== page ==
So here's an updated influence map from me. A few things have changed over the last 3 years since the last time I uploaded this, and some of them are different just because the original map I had listed some interests at the time rather than true influences. (Sometimes that can be hard to distinguish.) Over the last few years, I've come to realize more of my true prior influences, as I'm always falling back on them to do what I keep doing.
So, quick explanation going top down, left to right:
1. Studio 4C: Ever since I was in high school and early college, countless 4C productions have stuck with me in ways I constantly refer back to. TEKKONKINKREET and "Beyond" two particular works.
2. Scott Wills: I always liked the aesthetic of his work from several shows he did work for when I was a kid, such as Samurai Jack and Dexter's Laboratory. Many years ago I found out who he was, and got to see the wider breadth of his work to absorb. To this day Wills continues to be an influence on my work in terms of color palette, use of light, and scene construction.
3. MegaMan: Some of the best early gaming experiences I ever had. From MegaMan 1-6, and X-X3, I found the creativity of the worlds present in these games fun to try to draw my own when I was a kid. My school notebooks were full of drawings of MegMan, enemies, and robot masters. Unlike the Mario games, MegaMan games were some of the first I felt had true theme and purpose to them.
4. Swiss Graphic Design: I've always been minimalistic at heart, and love flat graphic shapes. When I learned that most of the world's modern design languages came from Switzerland, Sweden, and Germany, I've always looked at what's come out of those countries for inspiration on typography, layout, and color aesthetic in not only my graphic designs when I do them, but even my illustrations. For that reason it gets a bigger spot on my map.
5. Gainax: When I was a kid, (around 12-13 years old,) I watched this weird new thing called Evangelion with some friends. We got a copy of the whole series that was burned to a CD. It ran at 320x240, terribly compressed, with little yellow subtitles. Still, I got really into it. Back when I didn't even know what I was watching was called Anime and it was "a thing." I got into it not because it was from Japan, just because it was unlike anything I saw before on my TV. FLCL came shortly after, and seeing more of what Gainax was capable of blew my little mind. The characters, the interactions, the art design, it gave me a high that always made me giddy and say "I WANT TO MAKE THINGS LIKE THIS" in my head. I mean, obviously not make things LIKE Eva or FLCL, but rather things that replicate the feeling they give me. On some level, Gainax penetrates EVERYTHING I DO whether I'm aware of it or not.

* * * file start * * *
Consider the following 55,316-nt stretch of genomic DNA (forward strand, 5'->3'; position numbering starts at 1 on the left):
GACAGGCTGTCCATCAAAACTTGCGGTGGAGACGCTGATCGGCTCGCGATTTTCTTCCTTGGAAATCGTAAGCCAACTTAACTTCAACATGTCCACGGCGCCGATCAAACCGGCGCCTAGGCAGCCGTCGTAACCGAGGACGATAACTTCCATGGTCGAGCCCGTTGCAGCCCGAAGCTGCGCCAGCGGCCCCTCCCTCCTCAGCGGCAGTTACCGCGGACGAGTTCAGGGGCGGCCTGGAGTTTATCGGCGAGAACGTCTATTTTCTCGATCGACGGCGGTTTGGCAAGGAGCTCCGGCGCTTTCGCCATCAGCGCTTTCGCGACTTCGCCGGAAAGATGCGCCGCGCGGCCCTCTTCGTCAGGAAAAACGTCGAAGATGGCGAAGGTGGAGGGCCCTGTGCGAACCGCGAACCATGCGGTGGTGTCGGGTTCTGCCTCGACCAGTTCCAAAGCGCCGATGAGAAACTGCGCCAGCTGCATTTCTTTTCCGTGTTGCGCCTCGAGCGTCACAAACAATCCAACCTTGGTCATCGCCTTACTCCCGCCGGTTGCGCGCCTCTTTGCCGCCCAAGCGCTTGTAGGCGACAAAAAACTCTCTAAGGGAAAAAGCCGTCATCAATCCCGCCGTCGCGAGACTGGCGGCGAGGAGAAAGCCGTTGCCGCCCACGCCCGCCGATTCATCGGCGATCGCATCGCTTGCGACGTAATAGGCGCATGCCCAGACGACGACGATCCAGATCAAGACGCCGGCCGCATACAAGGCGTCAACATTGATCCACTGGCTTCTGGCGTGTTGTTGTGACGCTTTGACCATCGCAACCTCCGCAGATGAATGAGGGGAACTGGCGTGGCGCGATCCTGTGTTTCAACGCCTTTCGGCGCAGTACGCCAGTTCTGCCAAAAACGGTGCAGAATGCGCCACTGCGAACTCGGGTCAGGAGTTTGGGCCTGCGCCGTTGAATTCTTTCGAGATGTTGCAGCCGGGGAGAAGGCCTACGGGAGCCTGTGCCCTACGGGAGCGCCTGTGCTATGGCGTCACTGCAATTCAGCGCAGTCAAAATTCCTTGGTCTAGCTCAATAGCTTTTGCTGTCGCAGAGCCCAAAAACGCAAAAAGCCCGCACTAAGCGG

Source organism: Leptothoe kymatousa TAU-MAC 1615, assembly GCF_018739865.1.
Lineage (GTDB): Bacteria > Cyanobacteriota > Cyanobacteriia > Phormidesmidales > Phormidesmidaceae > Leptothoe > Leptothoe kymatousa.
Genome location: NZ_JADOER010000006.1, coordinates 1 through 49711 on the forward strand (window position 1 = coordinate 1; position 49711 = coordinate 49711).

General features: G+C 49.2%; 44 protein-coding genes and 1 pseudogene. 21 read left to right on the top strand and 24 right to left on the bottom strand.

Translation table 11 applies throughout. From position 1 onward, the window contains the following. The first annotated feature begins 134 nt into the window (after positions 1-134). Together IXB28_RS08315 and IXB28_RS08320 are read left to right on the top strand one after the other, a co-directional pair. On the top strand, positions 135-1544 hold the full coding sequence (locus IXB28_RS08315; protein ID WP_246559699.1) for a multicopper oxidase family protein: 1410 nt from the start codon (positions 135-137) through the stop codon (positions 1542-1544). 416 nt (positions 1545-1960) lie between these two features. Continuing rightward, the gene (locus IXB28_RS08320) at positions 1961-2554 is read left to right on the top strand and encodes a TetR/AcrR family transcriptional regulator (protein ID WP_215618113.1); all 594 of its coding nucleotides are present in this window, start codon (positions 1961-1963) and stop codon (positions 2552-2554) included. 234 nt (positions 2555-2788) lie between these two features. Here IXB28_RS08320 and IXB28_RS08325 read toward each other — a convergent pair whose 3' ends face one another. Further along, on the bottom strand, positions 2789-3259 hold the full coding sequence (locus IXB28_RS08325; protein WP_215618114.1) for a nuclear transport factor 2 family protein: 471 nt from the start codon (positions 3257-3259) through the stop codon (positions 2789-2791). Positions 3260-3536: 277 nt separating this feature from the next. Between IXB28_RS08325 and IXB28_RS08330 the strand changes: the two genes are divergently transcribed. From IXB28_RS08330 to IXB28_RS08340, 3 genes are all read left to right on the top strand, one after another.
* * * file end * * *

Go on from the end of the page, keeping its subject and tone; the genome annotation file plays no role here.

6. The City of Boston: I've lived in Boston for the past 7 or so years. I've explored just about every inch of it and it's had a large impact on me, living in a major urban center, yet one that's so small and varied. Most of my illustrations bear resemblance to parts of Boston I've seen and hung out around. Boston is home to many different architectural styles, including most notably: Brutalism. My love of Brutalist structures and concrete as a construction material comes from Boston. I'll have to leave Boston someday, and its influence will likely remain for a long time after.
7. Packing up & Moving: Oddly enough, I've never lived (outside of my childhood) in the same place for more than 2 years. I'm always on the move. Some of the reasons are family related and personal, but usually it's just because of the nature of how I live in the city. I've had 6 different addresses in Boston. When I move into an apartment, I don't see it as a home, it's just a place to work, eat, and sleep, until it comes time to move to the next place. This has a profound effect on how I feel as an artist, and how I connect to the images I create. I'm waiting for the day I move into a place that feels like a home.
8. Mirror's Edge: In 2008/2009, Mirror's Edge opened my eyes to seeing light, shadow, and color in ways I'd never considered before. It was responsible for a kind of "reinvention" of myself as an artist, propelling me to replicate what I saw in the game, learn from it, and become a better artist to a professional level.
9. Boards of Canada: To this day continues to be the most influential music to my work. All of my artworks have a corresponding BoC track that inspired its feel in some form.
10. Kiyohiko Azuma: Back around the same time I discovered FLCL, the work of Azuma found its way to me and I became interested in "slice of life" story telling, (the notion that stories DON'T have to be all about epicness and saving the world, etc, it can be interesting in its complete everyday normalcy,) On top of this, Azuma's own illustration work resonates with me for his deep understanding of composition, perspective, and again, overall feel. Azuma got me to realize how to make images feel more "familiar," and easy to connect with to a viewer.
11. Alessandro Barbucci: He's been an influence of mine for years, and something of a personal goal. I look up to his work as an artist and storyteller. To roughly as good as him is where I'd like to be headed.